This was no "ordinary" event! When Simon Rattle conducted the London Symphony Orchestra in Mark-Anthony Turnage and Mahler at the Barbican, a statement was being made, of much wider significance than the concert itself. Consider the context. Though he formally becomes the LSO's Music Director later this year, their association goes way back. Rattle is perhaps the greatest mover and shaker that British music has experienced since Sir Henry Wood. His whole life has been dedicated to a love of music that goes beyond conducting, and reaches all aspects of cultural experience.
This concert was mega-profile for many reasons. This was the world premiere of Mark-Anthony Turnage's Remembering 'in memoriam Evan Scofield' , a joint commission between the LSO, the Berliner Philharmoniker and the Boston Symphony Orchestra. Turnage is one of the great British composers of our time, and also international, given his long association with the US and his interest in jazz. Remembering was written about a promising young man whose life was cut short by cancer at the age of only 25. Before he died, however, Scofield asked that those who survived him might have the adventures he missed out on. By scattering his ashes, those who loved him could travel with him where he could not have otherwise gone: imagination transcending the annihilation of death. A metaphor for creativity, whose results live beyond their maker.
|Rattle and Turnage, when they were young|
It was in context with Turnage's Remembering that the Mahler 6th performance which followed can be appreciated. Audiences are used to listening from recordings, but musicians hear from the experience of concert performance. Rattle has been conducting Mahler for forty years, and was, indeed, instrumental in bringing Mahler to widespread public attention in this country. The LSO have also been playing Mahler since way back, under numerous different conductors. On this occasion, Rattle and the LSO approached Mahler through the prism of Turnage's Remembering, which being new, would have taken more rehearsal and study time.
This "Tragic" was tragic, but also non-tragic. The hammerblow didn't cut him short – yet – and he went on to greater heights. Andante-Scherzo worked well in this performance, reinforcing the idea of memory. The "Alma Theme" represents happiness, summer, nature, all those good things that make life worth living. When the chill descends, the iciness is all the more poignant, having looked back on what will not come again. A beautifully poised andante, the LSO playing with a tenderness that takes more skill tio achieve than big, noisy outbursts. If music can be as sublime as this, it can never be extinguished, it lives on forever, whatever happens to the individuals playing it at any given point in time. Thus the grotesque absurdity of death which the Scherzo represents is but a setback on a longer journey. The fierce driving passages, and the wailing brass give way to a macabre dance,and eventually to much sparer figures from which the Alma theme can be perceived, before the screams start again. The Finale didn't feel depressing, but why should it have to? I liked the punch with which Rattle and the LSO concluded : more defiance than defeat. Things are not alright when someone dies, but if you know your Mahler, you know that the end is not the end.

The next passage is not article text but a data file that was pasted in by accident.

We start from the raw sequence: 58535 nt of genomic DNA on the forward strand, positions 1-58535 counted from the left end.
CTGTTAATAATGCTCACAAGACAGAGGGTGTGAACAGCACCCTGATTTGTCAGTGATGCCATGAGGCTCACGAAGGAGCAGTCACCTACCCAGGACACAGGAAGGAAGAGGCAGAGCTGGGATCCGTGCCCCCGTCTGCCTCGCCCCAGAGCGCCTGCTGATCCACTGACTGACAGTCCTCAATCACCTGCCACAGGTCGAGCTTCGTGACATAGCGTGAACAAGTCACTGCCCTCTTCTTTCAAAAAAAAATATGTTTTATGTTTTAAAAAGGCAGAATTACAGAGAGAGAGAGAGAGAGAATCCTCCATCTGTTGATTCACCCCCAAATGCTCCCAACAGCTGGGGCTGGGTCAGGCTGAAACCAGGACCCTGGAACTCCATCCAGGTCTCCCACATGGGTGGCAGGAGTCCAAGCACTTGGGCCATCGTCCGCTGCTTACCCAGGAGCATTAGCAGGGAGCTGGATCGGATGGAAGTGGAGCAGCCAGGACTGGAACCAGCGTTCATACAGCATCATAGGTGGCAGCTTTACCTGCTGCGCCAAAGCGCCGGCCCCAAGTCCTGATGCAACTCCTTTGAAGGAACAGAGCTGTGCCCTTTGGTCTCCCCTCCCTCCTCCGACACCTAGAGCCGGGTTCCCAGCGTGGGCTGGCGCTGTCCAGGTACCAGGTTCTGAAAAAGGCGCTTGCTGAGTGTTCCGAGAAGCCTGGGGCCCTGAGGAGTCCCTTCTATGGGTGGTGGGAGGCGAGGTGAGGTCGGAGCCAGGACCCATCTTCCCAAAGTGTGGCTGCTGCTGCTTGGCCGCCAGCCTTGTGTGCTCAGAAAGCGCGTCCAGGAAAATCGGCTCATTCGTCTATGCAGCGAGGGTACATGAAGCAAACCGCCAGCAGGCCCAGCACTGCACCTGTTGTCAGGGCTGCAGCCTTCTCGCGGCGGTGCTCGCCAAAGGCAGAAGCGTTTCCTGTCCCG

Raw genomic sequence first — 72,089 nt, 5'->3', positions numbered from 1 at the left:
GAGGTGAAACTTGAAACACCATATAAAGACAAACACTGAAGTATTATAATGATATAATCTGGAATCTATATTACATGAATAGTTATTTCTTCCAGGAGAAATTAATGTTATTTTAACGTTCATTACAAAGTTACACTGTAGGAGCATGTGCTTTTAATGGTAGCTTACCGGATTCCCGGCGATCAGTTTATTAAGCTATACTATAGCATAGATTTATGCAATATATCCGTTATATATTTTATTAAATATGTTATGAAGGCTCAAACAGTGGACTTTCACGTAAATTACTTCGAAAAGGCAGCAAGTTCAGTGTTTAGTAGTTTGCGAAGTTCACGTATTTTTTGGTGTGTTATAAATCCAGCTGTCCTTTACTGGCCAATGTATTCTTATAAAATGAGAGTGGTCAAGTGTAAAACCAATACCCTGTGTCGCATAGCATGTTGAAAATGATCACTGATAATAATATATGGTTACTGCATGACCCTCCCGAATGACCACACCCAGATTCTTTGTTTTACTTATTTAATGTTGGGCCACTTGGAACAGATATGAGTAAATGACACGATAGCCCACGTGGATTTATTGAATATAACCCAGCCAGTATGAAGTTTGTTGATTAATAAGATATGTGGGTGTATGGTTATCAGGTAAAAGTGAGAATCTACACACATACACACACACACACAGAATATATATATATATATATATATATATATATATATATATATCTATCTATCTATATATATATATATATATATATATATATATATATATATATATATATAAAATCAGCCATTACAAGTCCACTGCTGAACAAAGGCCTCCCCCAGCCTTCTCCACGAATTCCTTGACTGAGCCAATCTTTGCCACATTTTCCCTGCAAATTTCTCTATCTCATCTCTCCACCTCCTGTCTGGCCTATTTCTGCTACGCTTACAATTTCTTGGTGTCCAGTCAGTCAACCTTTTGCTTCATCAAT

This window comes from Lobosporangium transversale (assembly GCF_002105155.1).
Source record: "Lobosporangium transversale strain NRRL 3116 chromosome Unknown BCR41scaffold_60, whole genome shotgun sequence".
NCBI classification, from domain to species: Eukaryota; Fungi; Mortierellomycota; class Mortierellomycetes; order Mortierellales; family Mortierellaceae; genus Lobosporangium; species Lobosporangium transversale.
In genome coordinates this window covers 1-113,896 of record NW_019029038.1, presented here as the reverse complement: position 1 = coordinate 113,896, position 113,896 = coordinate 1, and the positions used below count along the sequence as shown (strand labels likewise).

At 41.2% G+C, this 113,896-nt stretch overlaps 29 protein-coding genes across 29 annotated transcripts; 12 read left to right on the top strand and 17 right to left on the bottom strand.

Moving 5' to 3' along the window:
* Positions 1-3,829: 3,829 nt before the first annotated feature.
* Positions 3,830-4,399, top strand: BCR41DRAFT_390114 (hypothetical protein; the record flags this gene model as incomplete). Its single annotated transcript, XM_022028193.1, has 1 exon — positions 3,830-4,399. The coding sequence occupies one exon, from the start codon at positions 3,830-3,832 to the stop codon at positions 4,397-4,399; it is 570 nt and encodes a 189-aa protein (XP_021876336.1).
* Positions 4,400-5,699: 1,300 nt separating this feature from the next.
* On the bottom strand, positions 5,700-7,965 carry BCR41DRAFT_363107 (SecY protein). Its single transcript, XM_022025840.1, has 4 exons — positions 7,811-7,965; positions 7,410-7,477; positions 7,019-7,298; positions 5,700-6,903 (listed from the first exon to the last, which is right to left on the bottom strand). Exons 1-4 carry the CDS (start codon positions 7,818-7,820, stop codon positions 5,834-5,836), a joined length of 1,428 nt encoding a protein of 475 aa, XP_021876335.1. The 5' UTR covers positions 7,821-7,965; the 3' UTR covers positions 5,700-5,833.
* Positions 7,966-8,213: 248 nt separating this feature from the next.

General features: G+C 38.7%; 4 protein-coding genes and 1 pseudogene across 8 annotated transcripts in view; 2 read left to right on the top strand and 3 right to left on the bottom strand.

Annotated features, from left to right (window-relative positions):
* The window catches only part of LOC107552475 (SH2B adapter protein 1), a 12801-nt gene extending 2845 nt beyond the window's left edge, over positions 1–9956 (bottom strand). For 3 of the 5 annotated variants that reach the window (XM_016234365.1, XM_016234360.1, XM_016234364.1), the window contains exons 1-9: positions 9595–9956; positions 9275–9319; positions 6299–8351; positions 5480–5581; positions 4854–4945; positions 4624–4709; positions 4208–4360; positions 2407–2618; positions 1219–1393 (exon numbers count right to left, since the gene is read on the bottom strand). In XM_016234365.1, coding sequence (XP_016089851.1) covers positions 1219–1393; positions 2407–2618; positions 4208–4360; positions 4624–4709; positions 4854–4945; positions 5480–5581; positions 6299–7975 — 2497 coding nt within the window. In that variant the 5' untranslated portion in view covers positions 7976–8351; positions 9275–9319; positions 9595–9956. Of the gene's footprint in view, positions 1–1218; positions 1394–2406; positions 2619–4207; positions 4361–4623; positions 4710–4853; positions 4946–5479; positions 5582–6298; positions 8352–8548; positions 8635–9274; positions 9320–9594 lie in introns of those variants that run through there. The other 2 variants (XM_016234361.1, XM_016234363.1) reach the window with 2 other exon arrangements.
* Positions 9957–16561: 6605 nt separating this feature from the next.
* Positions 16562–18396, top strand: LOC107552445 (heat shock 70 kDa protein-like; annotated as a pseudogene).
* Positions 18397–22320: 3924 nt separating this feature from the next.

Last week, Rattle and the LSO announced plans for a future which gives prominence to new British music. Given that London might miss out on a world-class concert hall, and that Paris and Berlin might supplant London as a centre for excellence, focusing on British music might be compensation, up to a point. This season at the Barbican sees several premieres of new British work, Turnage's Remembering being the high-profile first. But whether our politicians like it or not, classical music is a European thing, a culture of such richness and depth that it would be churlish to blank it out in favour of insularity. As Rattle also said last week, the point is that London concert halls just don't have the capacity to do good music justice. It's not just a question of acoustics. At the Barbican and Royal Festival Hall, players are squashed together like sardines. What the public doesn't see is that backstage working conditions aren't up to scratch, either. Read my pieces on why we need a world class concert hall in London HERE.
This concert was also the first full concert-length live broadcast by the London Symphony Orchestra, which has done podcasts before but nothing quite as high profile as this. Through the Digital Concert Hall. which originated in the Rattle era, the Berliner Philharmoniker reaches audiences anywhere, breaking down insularity, benefiting all who care about excellence. Musician-led broadcasts are a good way forward, keeping profits in house and breaking the artistic dominance of third parties. Perhaps equally important, audiences get to listen the way musicians listen, through whole concerts and in context. Listen to the Rattle LSO Turnage Mahler concert on medici tv and on the LSO YouTube channel (which flopped out for part of the live broadcast).